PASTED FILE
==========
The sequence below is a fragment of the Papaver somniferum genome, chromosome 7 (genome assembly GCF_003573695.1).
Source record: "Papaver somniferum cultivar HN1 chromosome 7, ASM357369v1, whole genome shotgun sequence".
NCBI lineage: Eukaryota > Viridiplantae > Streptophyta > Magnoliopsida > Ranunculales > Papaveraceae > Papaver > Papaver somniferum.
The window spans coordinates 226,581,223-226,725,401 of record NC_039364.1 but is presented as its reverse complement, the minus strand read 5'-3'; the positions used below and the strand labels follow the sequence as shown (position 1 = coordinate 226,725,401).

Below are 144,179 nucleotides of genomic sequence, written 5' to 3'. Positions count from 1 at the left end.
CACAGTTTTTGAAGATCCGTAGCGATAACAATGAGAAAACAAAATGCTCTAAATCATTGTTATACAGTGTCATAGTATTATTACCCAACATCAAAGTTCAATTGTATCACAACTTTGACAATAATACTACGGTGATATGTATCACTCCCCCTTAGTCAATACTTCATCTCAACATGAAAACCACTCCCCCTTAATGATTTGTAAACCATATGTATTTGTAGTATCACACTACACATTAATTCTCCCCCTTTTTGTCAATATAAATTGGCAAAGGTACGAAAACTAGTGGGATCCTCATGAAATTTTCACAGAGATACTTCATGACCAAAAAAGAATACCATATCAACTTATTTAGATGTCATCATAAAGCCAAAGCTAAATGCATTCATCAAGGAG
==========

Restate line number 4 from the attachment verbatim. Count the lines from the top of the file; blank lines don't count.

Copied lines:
The window spans coordinates 226,581,223-226,725,401 of record NC_039364.1 but is presented as its reverse complement, the minus strand read 5'-3'; the positions used below and the strand labels follow the sequence as shown (position 1 = coordinate 226,725,401).